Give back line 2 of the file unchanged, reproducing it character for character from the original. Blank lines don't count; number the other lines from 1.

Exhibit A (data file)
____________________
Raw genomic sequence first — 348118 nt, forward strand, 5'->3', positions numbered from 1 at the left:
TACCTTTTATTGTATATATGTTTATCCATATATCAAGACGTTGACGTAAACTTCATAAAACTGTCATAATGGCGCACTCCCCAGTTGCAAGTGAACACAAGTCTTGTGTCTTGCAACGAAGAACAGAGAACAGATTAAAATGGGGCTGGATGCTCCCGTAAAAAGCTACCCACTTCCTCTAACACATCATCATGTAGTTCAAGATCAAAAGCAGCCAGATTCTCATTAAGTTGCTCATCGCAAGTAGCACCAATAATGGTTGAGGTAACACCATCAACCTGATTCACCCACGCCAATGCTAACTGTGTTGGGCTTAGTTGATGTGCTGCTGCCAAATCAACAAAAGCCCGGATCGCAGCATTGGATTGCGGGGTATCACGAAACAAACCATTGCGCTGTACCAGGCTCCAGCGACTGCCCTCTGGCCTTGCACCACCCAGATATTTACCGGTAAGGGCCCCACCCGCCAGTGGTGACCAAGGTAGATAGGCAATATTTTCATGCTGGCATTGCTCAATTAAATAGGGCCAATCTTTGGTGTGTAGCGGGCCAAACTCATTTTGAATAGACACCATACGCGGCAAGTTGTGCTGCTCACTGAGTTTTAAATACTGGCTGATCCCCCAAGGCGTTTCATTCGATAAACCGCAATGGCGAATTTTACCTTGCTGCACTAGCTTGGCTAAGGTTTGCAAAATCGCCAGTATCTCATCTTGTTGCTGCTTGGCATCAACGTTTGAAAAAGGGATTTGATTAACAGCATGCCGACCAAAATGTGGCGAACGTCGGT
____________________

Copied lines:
TACCTTTTATTGTATATATGTTTATCCATATATCAAGACGTTGACGTAAACTTCATAAAACTGTCATAATGGCGCACTCCCCAGTTGCAAGTGAACACAAGTCTTGTGTCTTGCAACGAAGAACAGAGAACAGATTAAAATGGGGCTGGATGCTCCCGTAAAAAGCTACCCACTTCCTCTAACACATCATCATGTAGTTCAAGATCAAAAGCAGCCAGATTCTCATTAAGTTGCTCATCGCAAGTAGCACCAATAATGGTTGAGGTAACACCATCAACCTGATTCACCCACGCCAATGCTAACTGTGTTGGGCTTAGTTGATGTGCTGCTGCCAAATCAACAAAAGCCCGGATCGCAGCATTGGATTGCGGGGTATCACGAAACAAACCATTGCGCTGTACCAGGCTCCAGCGACTGCCCTCTGGCCTTGCACCACCCAGATATTTACCGGTAAGGGCCCCACCCGCCAGTGGTGACCAAGGTAGATAGGCAATATTTTCATGCTGGCATTGCTCAATTAAATAGGGCCAATCTTTGGTGTGTAGCGGGCCAAACTCATTTTGAATAGACACCATACGCGGCAAGTTGTGCTGCTCACTGAGTTTTAAATACTGGCTGATCCCCCAAGGCGTTTCATTCGATAAACCGCAATGGCGAATTTTACCTTGCTGCACTAGCTTGGCTAAGGTTTGCAAAATCGCCAGTATCTCATCTTGTTGCTGCTTGGCATCAACGTTTGAAAAAGGGATTTGATTAACAGCATGCCGACCAAAATGTGGCGAACGTCGGT